New Report Finds Abuse of Disability Insurance System

Earlier this week, the Senate Committee on Homeland Security and Governmental Affairs convened a hearing addressing fraudulent behavior in the Social Security Disability Insurance System, which has already garnered significant national attention. The Chairman of the Committee, Sen. Tom Carper (D-DE) released a report on a two-year, in-depth investigation into allegations of fraud in rural Kentucky, committed by Judge David Daugherty and attorney Eric Conn. The report and hearing focused on a specific case study, and suggested that increased pressure on appellate legal judges to review cases and decrease hearing backlogs led to irresponsible behavior in this instance.

This report found evidence of collusion and policy violations by Judge Daugherty and Mr. Conn, which led to the third-highest benefit award rate in the country. In addition to a presenting a number of specific findings regarding the relationship between Judge Daugherty and Mr. Conn, the report makes a number of recommendations for reform of the SSDI system as a whole. Recommendations include: strengthening the ALJ quality review process, prohibiting the use of doctors with revoked or suspended licenses, and reform of the medical-vocational guidelines, among others.

During the hearing, Senator Coburn described these specific fraudulent measures that were undertaken by Mr. Conn and Judge Daugherty to ensure hearings would award benefits in a timely fashion. Senator Levin argued that the findings of this investigation strengthen the case for greater oversight and efficiency in the SSDI program. Senator Coburn echoed those thoughts and hopes this investigation will encourage others to take a hard look at the program and support needed reforms.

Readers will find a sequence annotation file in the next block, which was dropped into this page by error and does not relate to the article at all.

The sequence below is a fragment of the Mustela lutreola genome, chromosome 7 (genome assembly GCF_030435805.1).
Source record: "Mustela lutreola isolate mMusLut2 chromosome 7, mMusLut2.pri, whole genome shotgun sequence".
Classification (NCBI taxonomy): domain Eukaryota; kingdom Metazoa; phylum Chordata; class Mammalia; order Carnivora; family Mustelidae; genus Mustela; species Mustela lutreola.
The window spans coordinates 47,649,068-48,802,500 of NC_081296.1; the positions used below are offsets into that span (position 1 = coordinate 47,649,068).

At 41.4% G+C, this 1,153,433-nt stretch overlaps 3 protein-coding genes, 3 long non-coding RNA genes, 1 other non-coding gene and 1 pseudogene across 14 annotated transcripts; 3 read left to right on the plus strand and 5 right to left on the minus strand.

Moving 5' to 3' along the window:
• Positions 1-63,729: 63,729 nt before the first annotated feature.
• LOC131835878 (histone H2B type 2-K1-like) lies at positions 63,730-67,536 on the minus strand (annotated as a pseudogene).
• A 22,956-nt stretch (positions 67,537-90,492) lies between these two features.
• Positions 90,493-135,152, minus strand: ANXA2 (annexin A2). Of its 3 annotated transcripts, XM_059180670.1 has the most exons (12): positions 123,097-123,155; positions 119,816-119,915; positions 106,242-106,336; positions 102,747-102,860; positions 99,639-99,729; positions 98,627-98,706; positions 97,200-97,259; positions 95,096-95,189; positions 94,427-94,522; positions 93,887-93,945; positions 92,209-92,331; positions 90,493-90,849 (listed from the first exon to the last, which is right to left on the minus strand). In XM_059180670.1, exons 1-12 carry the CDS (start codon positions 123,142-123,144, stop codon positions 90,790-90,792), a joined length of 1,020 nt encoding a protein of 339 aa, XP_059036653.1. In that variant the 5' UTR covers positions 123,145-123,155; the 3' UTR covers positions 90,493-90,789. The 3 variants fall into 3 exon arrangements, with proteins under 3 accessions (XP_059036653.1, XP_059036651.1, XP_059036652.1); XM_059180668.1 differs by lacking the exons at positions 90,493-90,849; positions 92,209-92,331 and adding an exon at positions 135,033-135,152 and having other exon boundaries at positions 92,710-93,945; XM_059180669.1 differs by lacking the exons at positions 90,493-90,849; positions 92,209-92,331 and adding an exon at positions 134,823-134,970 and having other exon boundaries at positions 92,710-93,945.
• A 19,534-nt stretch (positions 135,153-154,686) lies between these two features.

We've talked before about SSDI reform, and this latest report, though a specific case study, draws more attention to Disability Insurance and the potential for reform. While fraud is important to address, more complete reforms are needed to ensure the solvency and sustainability of disability insurance. A few months ago, CRFB's Senior Policy Director Marc Goldwein offered his thoughts on problems with SSDI:

The Social Security disability system is broken in many ways. Not only is the program financially insolvent, but the system is wrought with fraud, needlessly complex, difficult to navigate, inconsistent and unfair in determining eligibility, inflexible to changes in the structure of the workforce, administratively overburdened, almost completely uncoordinated with other government policies, and unable to help or reward those who are interested in reentering the workforce. 

SSDI is projected to become insolvent in 2016, so it is imperative that measures be taken to shore up this important program. If Congress can move past the current manufactured crises, they should take concrete steps to ensure the sustainability and solvency of SSDI, by looking at all available options.